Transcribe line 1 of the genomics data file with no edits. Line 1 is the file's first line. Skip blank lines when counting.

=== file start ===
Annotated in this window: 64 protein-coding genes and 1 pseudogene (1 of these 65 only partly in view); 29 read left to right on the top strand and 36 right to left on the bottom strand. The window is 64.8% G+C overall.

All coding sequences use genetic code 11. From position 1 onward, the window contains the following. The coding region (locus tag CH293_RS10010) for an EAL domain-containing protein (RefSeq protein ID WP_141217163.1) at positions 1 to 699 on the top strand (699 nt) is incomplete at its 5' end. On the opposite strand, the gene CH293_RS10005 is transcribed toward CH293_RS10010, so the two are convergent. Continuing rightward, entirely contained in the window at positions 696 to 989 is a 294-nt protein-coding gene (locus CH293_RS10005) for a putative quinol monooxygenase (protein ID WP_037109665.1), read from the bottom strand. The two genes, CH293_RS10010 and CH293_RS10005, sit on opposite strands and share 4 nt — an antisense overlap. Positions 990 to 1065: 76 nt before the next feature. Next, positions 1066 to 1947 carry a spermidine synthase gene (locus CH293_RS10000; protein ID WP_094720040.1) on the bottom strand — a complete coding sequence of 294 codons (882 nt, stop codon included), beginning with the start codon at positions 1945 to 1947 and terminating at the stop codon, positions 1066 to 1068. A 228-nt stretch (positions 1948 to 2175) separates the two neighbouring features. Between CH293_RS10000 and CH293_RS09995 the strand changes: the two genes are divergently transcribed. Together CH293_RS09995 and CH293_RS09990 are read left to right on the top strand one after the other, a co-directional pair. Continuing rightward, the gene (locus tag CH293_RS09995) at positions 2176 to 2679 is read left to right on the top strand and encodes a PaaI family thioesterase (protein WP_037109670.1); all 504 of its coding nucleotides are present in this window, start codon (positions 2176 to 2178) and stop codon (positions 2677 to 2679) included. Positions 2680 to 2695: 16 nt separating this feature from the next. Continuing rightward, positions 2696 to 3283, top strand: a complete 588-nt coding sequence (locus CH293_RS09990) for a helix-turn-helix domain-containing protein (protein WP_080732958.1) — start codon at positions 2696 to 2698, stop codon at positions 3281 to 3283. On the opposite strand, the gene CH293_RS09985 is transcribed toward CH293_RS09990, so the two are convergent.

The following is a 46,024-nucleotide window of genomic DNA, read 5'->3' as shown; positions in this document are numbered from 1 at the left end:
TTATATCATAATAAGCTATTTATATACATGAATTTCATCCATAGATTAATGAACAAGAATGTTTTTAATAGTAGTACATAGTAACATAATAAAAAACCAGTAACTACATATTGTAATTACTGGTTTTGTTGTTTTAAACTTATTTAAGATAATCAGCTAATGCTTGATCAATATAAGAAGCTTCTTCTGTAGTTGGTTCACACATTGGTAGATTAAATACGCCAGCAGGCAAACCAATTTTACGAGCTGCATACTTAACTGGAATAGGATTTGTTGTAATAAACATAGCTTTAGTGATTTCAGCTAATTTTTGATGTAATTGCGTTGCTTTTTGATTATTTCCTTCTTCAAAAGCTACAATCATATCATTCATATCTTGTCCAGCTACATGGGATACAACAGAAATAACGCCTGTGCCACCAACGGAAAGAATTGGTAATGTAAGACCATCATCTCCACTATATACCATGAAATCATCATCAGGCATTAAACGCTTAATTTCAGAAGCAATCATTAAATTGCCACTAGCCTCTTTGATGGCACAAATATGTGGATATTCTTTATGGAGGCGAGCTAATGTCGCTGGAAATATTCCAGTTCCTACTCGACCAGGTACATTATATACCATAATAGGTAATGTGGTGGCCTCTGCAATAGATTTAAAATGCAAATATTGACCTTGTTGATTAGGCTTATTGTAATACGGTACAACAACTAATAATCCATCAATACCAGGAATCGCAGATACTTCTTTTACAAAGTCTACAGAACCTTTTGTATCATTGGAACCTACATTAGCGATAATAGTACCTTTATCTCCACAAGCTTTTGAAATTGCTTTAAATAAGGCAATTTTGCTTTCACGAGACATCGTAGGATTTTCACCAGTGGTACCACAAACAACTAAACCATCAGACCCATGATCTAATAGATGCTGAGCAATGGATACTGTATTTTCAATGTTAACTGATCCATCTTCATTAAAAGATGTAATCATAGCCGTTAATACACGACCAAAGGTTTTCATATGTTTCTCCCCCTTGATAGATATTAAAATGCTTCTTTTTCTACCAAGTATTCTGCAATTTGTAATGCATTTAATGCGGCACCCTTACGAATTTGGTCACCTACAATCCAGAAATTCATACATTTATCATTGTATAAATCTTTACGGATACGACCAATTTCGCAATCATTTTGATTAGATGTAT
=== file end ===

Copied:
Annotated in this window: 64 protein-coding genes and 1 pseudogene (1 of these 65 only partly in view); 29 read left to right on the top strand and 36 right to left on the bottom strand. The window is 64.8% G+C overall.